Sam Yates:

knowing that you're going to be doing that rest assured you're going to hear me knocking on your door to to insert some of that expertise into the various Builders Association? Yeah,

Juan Gallo:

I don't know. And it's definitely not you know, for us, we're a faith based organization. So, you know, for us even saying that out loud, right. For some people, it's a bit of a shock. But the message that we would want to communicate is that we think everyone should have the ability and the right to to live an age, how they should write, regardless of you know, who they are and what they believe. And we're just there to help them and serve in the best way we can.

Sam Yates:

We're all people and I like to use the word now because it's going to segue in. We are all people and we should all care. Absolutely. Let's talk about care.

Juan Gallo:

Sure, yeah, care is if you look at our vision, our vision is to provide hope, share love and restore purpose to the aging population. But the way we do that, which is our mission is that we do that by mobilizing volunteers to care. And so care is connect, advocate, respond and engage. And that is our social emotional model of care. Some people would even say social, emotional, spiritual model of care. And the way we do that is we connect churches to people, right? connect, connect churches, to seniors, connect people in the church to seniors, we advocate on behalf of the senior. So we have a person centered model of care, which means that when we go to a seniors home, or when we talk to a senior on an iPad, or when we go to see them in person, we don't just assume that you know that they want to play bingo, or get a haircut or get their nails done, but rather, Hey, how can we how can we spend time with you today? Or how can we help you today? Or do you even want us here, right? The other thing is that we respond, we respond to the need of everyday seniors, we try to stay on top of what's needed the most. So through the pandemic, it was a catastrophic time for seniors, and it kind of still is, so we're responding in two ways were responding to the immediate need, and were responding to the sustainable need long term. Right.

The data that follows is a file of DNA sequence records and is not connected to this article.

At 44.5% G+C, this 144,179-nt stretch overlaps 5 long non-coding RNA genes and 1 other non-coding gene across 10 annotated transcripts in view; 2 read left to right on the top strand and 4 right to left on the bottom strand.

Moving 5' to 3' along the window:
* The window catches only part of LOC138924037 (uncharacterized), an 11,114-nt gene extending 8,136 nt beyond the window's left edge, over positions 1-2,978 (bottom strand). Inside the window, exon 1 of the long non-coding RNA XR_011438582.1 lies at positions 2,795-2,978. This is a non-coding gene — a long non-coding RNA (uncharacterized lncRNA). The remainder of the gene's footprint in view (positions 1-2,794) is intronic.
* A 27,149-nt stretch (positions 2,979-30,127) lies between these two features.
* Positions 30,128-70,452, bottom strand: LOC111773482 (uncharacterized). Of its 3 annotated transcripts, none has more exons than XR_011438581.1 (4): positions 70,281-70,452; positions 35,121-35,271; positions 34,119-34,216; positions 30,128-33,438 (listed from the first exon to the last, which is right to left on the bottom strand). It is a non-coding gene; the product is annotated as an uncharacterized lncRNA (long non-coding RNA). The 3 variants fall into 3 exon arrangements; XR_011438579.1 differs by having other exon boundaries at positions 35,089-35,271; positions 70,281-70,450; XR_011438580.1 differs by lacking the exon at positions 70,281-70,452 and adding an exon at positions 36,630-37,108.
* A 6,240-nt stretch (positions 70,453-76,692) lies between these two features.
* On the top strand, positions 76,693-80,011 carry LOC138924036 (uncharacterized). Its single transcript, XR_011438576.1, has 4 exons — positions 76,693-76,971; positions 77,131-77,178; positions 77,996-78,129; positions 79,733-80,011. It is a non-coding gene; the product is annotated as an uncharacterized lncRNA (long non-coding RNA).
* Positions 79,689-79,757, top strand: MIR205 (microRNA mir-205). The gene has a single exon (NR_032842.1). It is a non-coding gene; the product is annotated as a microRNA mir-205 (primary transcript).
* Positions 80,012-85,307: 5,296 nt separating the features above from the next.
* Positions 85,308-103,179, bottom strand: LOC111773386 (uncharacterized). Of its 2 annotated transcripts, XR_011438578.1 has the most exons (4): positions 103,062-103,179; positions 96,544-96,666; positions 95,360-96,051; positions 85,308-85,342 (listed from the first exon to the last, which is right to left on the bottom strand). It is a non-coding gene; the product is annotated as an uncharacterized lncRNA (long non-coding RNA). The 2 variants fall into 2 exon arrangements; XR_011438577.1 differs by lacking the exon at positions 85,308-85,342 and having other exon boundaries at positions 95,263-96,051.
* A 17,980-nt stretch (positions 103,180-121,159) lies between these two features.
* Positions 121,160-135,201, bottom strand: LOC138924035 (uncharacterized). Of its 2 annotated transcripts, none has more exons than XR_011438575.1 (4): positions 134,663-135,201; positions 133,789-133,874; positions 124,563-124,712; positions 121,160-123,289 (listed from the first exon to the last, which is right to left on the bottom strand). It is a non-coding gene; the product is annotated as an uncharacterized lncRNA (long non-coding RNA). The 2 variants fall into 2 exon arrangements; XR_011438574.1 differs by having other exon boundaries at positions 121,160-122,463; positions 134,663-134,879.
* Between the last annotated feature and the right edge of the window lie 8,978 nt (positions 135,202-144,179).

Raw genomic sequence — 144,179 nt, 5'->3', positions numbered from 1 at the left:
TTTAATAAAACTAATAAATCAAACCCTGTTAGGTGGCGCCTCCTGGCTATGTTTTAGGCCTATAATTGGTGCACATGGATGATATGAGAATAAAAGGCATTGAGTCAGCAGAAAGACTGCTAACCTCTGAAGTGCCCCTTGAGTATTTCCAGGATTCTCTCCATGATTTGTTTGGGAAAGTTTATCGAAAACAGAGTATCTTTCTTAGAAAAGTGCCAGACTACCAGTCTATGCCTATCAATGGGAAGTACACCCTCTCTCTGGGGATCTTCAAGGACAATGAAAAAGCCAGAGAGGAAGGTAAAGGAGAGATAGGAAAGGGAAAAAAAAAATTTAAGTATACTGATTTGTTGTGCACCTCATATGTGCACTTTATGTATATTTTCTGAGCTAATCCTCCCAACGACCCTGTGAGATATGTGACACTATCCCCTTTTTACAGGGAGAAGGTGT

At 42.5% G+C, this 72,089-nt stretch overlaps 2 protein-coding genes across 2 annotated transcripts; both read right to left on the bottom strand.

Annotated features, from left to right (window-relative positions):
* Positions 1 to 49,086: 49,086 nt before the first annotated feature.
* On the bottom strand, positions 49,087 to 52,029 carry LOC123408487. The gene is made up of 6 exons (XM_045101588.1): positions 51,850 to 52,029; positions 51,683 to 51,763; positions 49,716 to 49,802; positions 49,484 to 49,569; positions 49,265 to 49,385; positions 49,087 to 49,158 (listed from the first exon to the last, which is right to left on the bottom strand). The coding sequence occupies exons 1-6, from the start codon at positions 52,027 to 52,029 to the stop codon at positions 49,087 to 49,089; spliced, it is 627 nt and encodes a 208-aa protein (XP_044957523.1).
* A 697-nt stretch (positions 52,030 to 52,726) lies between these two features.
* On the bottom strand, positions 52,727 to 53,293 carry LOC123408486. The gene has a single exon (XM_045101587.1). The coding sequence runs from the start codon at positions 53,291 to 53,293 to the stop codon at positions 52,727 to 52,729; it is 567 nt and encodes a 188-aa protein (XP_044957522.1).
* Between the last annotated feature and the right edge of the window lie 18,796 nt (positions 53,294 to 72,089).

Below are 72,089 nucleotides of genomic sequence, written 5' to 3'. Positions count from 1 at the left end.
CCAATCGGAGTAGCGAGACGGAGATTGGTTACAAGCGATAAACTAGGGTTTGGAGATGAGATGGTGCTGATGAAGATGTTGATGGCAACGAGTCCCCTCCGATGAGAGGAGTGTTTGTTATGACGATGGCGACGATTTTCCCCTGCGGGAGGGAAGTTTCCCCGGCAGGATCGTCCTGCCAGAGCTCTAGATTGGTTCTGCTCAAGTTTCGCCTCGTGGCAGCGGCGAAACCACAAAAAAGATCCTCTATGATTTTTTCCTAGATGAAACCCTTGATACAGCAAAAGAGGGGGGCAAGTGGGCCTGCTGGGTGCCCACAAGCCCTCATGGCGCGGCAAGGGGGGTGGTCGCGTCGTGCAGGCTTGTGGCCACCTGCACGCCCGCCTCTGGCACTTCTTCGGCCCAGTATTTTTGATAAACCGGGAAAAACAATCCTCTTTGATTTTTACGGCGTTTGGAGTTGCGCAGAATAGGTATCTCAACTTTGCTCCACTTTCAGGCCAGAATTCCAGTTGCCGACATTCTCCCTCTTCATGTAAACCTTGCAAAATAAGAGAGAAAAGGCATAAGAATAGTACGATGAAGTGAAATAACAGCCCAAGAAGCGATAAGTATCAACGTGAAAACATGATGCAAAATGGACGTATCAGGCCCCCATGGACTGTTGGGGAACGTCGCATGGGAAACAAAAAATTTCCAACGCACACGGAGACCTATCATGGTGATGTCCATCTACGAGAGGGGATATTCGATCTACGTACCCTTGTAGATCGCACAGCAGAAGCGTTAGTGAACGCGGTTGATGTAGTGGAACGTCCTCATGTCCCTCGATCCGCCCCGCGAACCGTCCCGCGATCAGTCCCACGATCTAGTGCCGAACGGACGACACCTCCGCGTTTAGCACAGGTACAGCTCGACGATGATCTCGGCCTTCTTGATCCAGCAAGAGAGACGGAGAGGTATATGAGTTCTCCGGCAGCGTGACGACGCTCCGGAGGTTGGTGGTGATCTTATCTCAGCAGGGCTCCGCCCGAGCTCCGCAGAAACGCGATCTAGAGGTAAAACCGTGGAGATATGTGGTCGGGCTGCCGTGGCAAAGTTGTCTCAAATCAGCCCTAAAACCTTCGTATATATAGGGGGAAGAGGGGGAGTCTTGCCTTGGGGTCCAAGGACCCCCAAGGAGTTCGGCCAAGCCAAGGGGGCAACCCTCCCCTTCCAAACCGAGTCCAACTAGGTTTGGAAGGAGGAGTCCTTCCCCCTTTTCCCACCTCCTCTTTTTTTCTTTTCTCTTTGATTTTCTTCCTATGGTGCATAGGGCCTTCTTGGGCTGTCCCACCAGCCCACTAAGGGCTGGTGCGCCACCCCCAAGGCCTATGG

Sam Yates:

And and I think that, seeing when I walk into the office here, and I see your staff wearing the t shirt with care on it, it is something that they believe right to the core.

Juan Gallo: